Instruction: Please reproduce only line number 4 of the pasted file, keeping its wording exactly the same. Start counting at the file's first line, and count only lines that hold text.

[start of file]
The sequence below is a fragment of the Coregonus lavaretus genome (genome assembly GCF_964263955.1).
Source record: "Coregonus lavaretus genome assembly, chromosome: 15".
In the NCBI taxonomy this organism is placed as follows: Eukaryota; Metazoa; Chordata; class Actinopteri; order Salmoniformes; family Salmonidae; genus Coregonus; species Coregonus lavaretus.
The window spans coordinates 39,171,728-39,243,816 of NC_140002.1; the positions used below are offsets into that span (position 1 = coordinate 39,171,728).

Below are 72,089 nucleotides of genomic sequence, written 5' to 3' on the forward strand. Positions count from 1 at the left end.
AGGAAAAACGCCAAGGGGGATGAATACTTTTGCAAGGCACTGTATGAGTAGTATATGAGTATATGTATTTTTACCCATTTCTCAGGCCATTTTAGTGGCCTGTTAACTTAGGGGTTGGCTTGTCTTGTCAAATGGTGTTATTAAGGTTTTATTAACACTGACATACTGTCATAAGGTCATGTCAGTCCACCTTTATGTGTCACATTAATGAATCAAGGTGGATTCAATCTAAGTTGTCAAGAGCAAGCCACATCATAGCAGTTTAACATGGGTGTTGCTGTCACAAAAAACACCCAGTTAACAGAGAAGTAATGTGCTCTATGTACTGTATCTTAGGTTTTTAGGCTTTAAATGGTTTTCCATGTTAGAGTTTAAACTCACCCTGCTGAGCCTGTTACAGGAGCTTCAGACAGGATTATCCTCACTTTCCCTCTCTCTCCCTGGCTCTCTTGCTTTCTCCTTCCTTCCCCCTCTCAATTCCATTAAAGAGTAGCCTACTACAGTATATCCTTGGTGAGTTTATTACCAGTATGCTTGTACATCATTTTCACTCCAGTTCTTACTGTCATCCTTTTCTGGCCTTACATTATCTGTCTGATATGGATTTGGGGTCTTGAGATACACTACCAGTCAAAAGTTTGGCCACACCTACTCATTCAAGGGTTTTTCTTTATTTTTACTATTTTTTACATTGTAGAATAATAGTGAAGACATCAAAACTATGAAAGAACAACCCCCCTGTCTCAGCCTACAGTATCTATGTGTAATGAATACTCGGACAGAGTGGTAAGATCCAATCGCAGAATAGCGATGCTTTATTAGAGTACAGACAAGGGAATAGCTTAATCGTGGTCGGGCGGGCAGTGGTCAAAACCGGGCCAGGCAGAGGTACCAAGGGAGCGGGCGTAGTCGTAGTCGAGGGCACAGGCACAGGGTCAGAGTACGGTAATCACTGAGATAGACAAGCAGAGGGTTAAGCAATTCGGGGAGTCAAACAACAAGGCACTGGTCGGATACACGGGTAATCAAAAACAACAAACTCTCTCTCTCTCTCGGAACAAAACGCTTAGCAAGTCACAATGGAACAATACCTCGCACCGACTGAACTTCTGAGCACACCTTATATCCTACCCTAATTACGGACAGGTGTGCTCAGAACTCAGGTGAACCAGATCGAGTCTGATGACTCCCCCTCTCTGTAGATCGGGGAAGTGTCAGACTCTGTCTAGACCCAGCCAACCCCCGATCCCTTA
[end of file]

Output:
The window spans coordinates 39,171,728-39,243,816 of NC_140002.1; the positions used below are offsets into that span (position 1 = coordinate 39,171,728).